Niger: United States Begins Troop Repositioning “as a Precaution”

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Six weeks after the military takeover in Niger, the United States, while refraining from labeling it a coup d’état, has initiated the repositioning of a portion of its troops stationed in the country, as announced by the Pentagon on Thursday, September 7th.

Following the ousting of President Mohamed Bazoum by the military on July 26th, the United States has undertaken the process of repositioning its troops in Niger. This decision was officially conveyed by Sabrina Singh, the Deputy Spokesperson for the U.S. Department of Defense. She emphasized that this move is purely precautionary, clarifying, “We do not perceive any threat to American troops, and there is no violence on the ground. It’s simply a precautionary measure. What we are currently doing is repositioning some of our personnel and assets from Air Base 101 in Niamey to Air Base 201 in Agadez. But it is a straightforward precautionary measure.”

Singh further disclosed that a “small group” would remain at the Niamey base once the ongoing transfer is completed. She also noted that “certain non-essential personnel and contractors” had already left the country several weeks ago. The U.S. military had previously suspended joint exercises with the Nigerien armed forces, and the U.S. diplomatic mission in Niamey had ordered the departure of non-essential personnel from its embassy in early August.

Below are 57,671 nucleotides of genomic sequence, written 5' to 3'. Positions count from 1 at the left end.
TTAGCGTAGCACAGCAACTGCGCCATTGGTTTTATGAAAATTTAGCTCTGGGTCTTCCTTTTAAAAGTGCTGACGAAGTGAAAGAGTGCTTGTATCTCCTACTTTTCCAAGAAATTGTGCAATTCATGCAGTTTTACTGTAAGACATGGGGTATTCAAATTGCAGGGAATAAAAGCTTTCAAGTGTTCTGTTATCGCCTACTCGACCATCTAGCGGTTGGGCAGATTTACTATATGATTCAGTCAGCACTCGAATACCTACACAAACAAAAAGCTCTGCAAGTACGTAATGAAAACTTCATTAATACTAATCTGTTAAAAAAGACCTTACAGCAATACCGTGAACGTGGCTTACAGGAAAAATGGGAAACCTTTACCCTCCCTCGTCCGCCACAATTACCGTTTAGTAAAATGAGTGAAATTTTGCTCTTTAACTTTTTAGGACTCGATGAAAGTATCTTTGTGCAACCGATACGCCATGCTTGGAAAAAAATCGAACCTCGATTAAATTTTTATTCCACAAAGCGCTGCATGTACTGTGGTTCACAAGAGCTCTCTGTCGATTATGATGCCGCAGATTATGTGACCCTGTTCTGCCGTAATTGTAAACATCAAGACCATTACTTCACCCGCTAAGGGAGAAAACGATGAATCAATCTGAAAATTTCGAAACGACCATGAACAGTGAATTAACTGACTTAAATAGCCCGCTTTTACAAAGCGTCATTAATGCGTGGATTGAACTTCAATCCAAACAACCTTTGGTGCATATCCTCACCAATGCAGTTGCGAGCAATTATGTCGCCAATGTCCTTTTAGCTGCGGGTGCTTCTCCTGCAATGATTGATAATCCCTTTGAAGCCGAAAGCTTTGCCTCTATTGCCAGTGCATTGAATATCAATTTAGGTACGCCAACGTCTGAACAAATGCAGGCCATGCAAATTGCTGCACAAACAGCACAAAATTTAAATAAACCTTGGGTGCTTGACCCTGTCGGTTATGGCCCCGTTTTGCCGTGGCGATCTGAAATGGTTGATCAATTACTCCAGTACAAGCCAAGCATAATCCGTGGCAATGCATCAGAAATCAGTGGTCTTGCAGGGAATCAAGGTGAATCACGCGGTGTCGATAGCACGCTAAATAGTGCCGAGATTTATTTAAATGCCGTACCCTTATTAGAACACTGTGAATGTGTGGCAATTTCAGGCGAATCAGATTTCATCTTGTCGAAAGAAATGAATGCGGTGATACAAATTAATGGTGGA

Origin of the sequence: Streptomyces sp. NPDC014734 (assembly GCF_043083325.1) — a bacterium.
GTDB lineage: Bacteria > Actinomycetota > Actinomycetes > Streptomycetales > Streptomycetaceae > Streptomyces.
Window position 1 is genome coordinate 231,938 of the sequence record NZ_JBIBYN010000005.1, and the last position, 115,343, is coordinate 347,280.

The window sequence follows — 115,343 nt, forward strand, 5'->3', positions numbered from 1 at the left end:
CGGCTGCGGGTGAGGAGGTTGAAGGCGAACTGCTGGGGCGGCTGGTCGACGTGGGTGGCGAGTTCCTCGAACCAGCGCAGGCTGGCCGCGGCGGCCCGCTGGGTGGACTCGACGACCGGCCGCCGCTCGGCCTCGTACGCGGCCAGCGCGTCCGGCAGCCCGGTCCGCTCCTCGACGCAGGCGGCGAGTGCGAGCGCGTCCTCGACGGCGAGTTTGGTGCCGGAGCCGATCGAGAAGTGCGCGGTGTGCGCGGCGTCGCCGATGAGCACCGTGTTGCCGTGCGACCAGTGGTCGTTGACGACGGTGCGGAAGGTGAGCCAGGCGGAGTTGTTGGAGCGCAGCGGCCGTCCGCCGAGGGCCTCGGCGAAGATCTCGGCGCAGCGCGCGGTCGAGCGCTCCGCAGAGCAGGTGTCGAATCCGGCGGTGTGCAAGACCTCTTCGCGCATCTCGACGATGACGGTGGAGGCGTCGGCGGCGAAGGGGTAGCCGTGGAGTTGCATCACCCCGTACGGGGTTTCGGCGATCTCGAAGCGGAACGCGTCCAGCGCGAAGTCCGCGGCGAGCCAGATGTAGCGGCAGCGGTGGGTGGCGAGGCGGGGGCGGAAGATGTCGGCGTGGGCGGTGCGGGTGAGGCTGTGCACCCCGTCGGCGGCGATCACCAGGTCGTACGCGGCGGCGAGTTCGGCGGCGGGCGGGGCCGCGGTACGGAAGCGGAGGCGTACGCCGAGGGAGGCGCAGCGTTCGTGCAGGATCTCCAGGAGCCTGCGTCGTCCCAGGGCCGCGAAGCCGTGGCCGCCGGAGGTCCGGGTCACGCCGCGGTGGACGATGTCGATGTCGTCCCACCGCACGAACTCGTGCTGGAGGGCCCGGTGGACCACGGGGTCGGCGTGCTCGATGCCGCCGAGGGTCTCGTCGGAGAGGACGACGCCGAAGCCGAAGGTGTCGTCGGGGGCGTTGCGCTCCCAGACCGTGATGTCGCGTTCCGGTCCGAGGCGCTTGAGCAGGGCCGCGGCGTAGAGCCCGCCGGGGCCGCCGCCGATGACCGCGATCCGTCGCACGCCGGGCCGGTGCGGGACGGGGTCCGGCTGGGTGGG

Currently, Niger hosts approximately 1,100 American soldiers engaged in operations against active jihadist groups in the region.

The move to reposition troops in Niger comes amid ongoing geopolitical developments in the region, raising questions about the stability of the country and the broader security implications for the Sahel. The United States’ decision to frame this action as a precaution underscores its commitment to safeguarding the safety and security of its military personnel while emphasizing that it does not imply a direct link to ongoing military activities by other international actors, such as the French military.

Soukaina Sghir

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